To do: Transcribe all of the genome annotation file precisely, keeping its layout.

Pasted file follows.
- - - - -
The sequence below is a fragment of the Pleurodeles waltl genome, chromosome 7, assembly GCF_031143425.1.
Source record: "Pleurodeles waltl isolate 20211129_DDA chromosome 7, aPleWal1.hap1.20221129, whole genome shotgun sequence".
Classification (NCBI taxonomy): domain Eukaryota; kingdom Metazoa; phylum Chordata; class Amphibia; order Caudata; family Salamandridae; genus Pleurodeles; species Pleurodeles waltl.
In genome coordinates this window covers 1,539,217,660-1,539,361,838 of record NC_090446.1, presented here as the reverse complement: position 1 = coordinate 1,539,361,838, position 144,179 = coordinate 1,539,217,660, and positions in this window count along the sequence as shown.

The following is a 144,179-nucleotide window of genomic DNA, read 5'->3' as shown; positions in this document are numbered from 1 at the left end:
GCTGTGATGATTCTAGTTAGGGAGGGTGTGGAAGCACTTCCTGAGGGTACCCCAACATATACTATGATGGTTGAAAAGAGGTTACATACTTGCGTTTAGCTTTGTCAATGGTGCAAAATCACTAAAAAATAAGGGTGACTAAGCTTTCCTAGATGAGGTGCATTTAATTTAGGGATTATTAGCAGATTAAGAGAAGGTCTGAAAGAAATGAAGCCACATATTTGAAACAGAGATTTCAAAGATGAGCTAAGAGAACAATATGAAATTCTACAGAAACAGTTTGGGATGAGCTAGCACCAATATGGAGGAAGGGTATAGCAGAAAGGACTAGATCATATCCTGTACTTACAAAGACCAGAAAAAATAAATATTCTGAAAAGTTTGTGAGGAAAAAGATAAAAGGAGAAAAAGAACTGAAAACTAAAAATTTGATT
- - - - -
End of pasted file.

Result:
The sequence below is a fragment of the Pleurodeles waltl genome, chromosome 7, assembly GCF_031143425.1.
Source record: "Pleurodeles waltl isolate 20211129_DDA chromosome 7, aPleWal1.hap1.20221129, whole genome shotgun sequence".
Classification (NCBI taxonomy): domain Eukaryota; kingdom Metazoa; phylum Chordata; class Amphibia; order Caudata; family Salamandridae; genus Pleurodeles; species Pleurodeles waltl.
In genome coordinates this window covers 1,539,217,660-1,539,361,838 of record NC_090446.1, presented here as the reverse complement: position 1 = coordinate 1,539,361,838, position 144,179 = coordinate 1,539,217,660, and positions in this window count along the sequence as shown.

The following is a 144,179-nucleotide window of genomic DNA, read 5'->3' as shown; positions in this document are numbered from 1 at the left end:
GCTGTGATGATTCTAGTTAGGGAGGGTGTGGAAGCACTTCCTGAGGGTACCCCAACATATACTATGATGGTTGAAAAGAGGTTACATACTTGCGTTTAGCTTTGTCAATGGTGCAAAATCACTAAAAAATAAGGGTGACTAAGCTTTCCTAGATGAGGTGCATTTAATTTAGGGATTATTAGCAGATTAAGAGAAGGTCTGAAAGAAATGAAGCCACATATTTGAAACAGAGATTTCAAAGATGAGCTAAGAGAACAATATGAAATTCTACAGAAACAGTTTGGGATGAGCTAGCACCAATATGGAGGAAGGGTATAGCAGAAAGGACTAGATCATATCCTGTACTTACAAAGACCAGAAAAAATAAATATTCTGAAAAGTTTGTGAGGAAAAAGATAAAAGGAGAAAAAGAACTGAAAACTAAAAATTTGATT